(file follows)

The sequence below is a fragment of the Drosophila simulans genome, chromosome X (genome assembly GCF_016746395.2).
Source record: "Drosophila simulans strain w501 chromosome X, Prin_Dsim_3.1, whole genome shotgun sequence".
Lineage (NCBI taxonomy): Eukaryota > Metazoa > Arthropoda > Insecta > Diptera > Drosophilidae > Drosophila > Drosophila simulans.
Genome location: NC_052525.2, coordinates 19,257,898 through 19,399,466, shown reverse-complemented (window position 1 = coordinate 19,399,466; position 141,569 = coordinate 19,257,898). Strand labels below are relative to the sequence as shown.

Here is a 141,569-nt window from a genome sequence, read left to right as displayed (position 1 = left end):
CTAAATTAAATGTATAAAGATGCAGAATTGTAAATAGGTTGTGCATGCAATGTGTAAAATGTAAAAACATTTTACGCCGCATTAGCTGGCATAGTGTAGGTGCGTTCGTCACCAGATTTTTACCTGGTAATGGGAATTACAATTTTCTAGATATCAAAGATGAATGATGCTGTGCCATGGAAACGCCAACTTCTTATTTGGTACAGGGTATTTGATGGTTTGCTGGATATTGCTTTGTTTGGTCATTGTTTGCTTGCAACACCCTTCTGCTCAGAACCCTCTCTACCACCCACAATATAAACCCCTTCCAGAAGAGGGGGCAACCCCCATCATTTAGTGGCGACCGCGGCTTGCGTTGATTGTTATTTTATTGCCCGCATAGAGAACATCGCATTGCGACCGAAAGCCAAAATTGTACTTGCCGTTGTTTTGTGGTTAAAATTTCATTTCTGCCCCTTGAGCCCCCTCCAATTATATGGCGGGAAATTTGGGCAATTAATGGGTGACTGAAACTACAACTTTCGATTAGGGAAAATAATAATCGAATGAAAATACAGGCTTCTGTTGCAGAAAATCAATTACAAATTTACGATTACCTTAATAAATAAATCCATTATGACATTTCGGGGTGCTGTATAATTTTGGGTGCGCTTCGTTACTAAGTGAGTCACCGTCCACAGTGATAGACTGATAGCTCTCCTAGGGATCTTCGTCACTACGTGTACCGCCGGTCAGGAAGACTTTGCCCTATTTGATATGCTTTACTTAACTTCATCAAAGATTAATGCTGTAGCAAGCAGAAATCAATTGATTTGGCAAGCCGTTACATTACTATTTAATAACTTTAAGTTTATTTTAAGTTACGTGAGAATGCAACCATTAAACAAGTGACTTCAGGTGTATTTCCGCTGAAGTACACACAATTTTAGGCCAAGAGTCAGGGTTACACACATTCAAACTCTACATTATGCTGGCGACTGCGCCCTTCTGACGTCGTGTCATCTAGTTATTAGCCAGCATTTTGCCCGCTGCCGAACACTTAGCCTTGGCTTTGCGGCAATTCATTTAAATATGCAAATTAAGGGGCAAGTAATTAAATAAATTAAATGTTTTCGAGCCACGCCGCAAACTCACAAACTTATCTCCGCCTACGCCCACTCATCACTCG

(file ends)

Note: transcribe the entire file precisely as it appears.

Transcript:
The sequence below is a fragment of the Drosophila simulans genome, chromosome X (genome assembly GCF_016746395.2).
Source record: "Drosophila simulans strain w501 chromosome X, Prin_Dsim_3.1, whole genome shotgun sequence".
Lineage (NCBI taxonomy): Eukaryota > Metazoa > Arthropoda > Insecta > Diptera > Drosophilidae > Drosophila > Drosophila simulans.
Genome location: NC_052525.2, coordinates 19,257,898 through 19,399,466, shown reverse-complemented (window position 1 = coordinate 19,399,466; position 141,569 = coordinate 19,257,898). Strand labels below are relative to the sequence as shown.

Here is a 141,569-nt window from a genome sequence, read left to right as displayed (position 1 = left end):
CTAAATTAAATGTATAAAGATGCAGAATTGTAAATAGGTTGTGCATGCAATGTGTAAAATGTAAAAACATTTTACGCCGCATTAGCTGGCATAGTGTAGGTGCGTTCGTCACCAGATTTTTACCTGGTAATGGGAATTACAATTTTCTAGATATCAAAGATGAATGATGCTGTGCCATGGAAACGCCAACTTCTTATTTGGTACAGGGTATTTGATGGTTTGCTGGATATTGCTTTGTTTGGTCATTGTTTGCTTGCAACACCCTTCTGCTCAGAACCCTCTCTACCACCCACAATATAAACCCCTTCCAGAAGAGGGGGCAACCCCCATCATTTAGTGGCGACCGCGGCTTGCGTTGATTGTTATTTTATTGCCCGCATAGAGAACATCGCATTGCGACCGAAAGCCAAAATTGTACTTGCCGTTGTTTTGTGGTTAAAATTTCATTTCTGCCCCTTGAGCCCCCTCCAATTATATGGCGGGAAATTTGGGCAATTAATGGGTGACTGAAACTACAACTTTCGATTAGGGAAAATAATAATCGAATGAAAATACAGGCTTCTGTTGCAGAAAATCAATTACAAATTTACGATTACCTTAATAAATAAATCCATTATGACATTTCGGGGTGCTGTATAATTTTGGGTGCGCTTCGTTACTAAGTGAGTCACCGTCCACAGTGATAGACTGATAGCTCTCCTAGGGATCTTCGTCACTACGTGTACCGCCGGTCAGGAAGACTTTGCCCTATTTGATATGCTTTACTTAACTTCATCAAAGATTAATGCTGTAGCAAGCAGAAATCAATTGATTTGGCAAGCCGTTACATTACTATTTAATAACTTTAAGTTTATTTTAAGTTACGTGAGAATGCAACCATTAAACAAGTGACTTCAGGTGTATTTCCGCTGAAGTACACACAATTTTAGGCCAAGAGTCAGGGTTACACACATTCAAACTCTACATTATGCTGGCGACTGCGCCCTTCTGACGTCGTGTCATCTAGTTATTAGCCAGCATTTTGCCCGCTGCCGAACACTTAGCCTTGGCTTTGCGGCAATTCATTTAAATATGCAAATTAAGGGGCAAGTAATTAAATAAATTAAATGTTTTCGAGCCACGCCGCAAACTCACAAACTTATCTCCGCCTACGCCCACTCATCACTCG